The Coalition is divided over the urgency of protections for religious objectors to same-sex marriage.
Senior figures in the Turnbull Government are seemingly divided over whether to incorporate religious protection laws into the bill to legalise same-sex marriage, or to pass the reform swiftly and then move on a separate religious freedoms bill in 2018.
Parliament will meet again next week for the final sitting fortnight, in which the prime minister has promised to pass the same-sex marriage law - before Christmas.
Immigration minister Peter Dutton and finance minister Mathias Cormann, both considered conservatives, have suggested many religious protection issues could be dealt with in a separate bill next year.
But treasurer Scott Morrison says he wants protections embedded in the Marriage Act.
"I don’t think it should be delayed … we should seek to maximise those protections now," Mr Morrison told News Corporation.
"Whether someone is a member of an organisation that has a traditional view on marriage should be irrelevant to whether they can sit on a board, work as a doctor, work in the public sector,” he said.
Resources minister Matt Canavan also wants religious protections passed this year.
He supports an idea reportedly favoured by Attorney-General George Brandis to amend the Dean Smith bill - which will legalise same-sex marriage - to include Article 18 of the International Covenant on Civil and Political Rights. The section gives all people the right to "freedom of thought, conscience and religion".
"I think the proposal to enshrine Article 18, or aspects of Article 18, into these changes should be a relatively uncontroversial way to provide that unity," Senator Canavan told Sky News on Sunday.
Some of the other religious protections on the table are provisions that allow parents to pull children out of schools and specific rules to prevent those with a 'traditional' view facing discrimination.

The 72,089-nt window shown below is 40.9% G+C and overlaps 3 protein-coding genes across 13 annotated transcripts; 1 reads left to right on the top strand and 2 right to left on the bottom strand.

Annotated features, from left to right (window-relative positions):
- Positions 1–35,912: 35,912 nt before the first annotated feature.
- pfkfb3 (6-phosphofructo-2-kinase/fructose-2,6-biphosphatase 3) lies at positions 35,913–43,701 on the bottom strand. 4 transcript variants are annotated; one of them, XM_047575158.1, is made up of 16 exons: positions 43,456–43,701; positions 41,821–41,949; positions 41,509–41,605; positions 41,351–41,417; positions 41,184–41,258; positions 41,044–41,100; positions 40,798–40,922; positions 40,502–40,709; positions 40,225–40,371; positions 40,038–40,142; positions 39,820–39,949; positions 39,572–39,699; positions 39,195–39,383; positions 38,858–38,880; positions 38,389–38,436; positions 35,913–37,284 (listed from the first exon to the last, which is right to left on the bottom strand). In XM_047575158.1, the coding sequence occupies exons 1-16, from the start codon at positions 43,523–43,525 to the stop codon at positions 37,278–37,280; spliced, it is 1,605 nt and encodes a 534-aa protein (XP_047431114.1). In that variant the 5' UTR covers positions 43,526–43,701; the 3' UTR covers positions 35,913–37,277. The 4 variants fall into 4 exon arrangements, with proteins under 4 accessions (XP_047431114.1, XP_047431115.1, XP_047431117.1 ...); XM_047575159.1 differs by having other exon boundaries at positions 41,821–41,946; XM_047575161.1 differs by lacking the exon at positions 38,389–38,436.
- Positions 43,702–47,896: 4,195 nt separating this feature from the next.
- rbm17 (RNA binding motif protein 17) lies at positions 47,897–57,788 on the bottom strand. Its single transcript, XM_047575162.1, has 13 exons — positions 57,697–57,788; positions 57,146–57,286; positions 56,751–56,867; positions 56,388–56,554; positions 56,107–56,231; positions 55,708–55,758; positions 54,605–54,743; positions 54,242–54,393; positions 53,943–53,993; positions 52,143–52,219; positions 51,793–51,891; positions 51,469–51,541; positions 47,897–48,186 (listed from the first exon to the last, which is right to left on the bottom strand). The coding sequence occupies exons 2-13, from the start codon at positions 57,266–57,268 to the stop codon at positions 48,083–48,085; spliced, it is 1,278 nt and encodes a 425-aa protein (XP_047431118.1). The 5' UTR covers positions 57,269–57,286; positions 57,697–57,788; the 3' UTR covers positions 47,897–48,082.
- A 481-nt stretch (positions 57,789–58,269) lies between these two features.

Liberal MP Tim Wilson, who supports same-sex marriage, has warned some of the changes being floated by his coalition colleagues may not be constitutional, including the amendments relating to schools.
"In the end, the federal parliament is given the power around marriage, not actually to then use as a vehicle to licence other behaviour or over other states," he said.
He also voiced opposition to the idea of religious freedoms being included in a stand-alone Bill of Rights, saying it was inconsistent with socially conservative values.
"It's an oddity to see many people who identify as conservative or socially conservative, who have traditionally opposed a Bill of Rights or Charter of Rights, now prosecuting this cause," Mr Wilson told the ABC's Insiders.
Conservatives should favour a system that assumes people have rights and freedoms unless a specific law takes them away, he said.
Gay rights campaigner Rodney Croome has cautioned parliament against entrenching these freedoms in the Marriage Act, saying it could override state and federal discrimination laws.
Opposition frontbencher Andrew Leigh says Labor is open to debate on religious freedoms, but the issue ought be considered separately to same-sex marriage.
- with AAP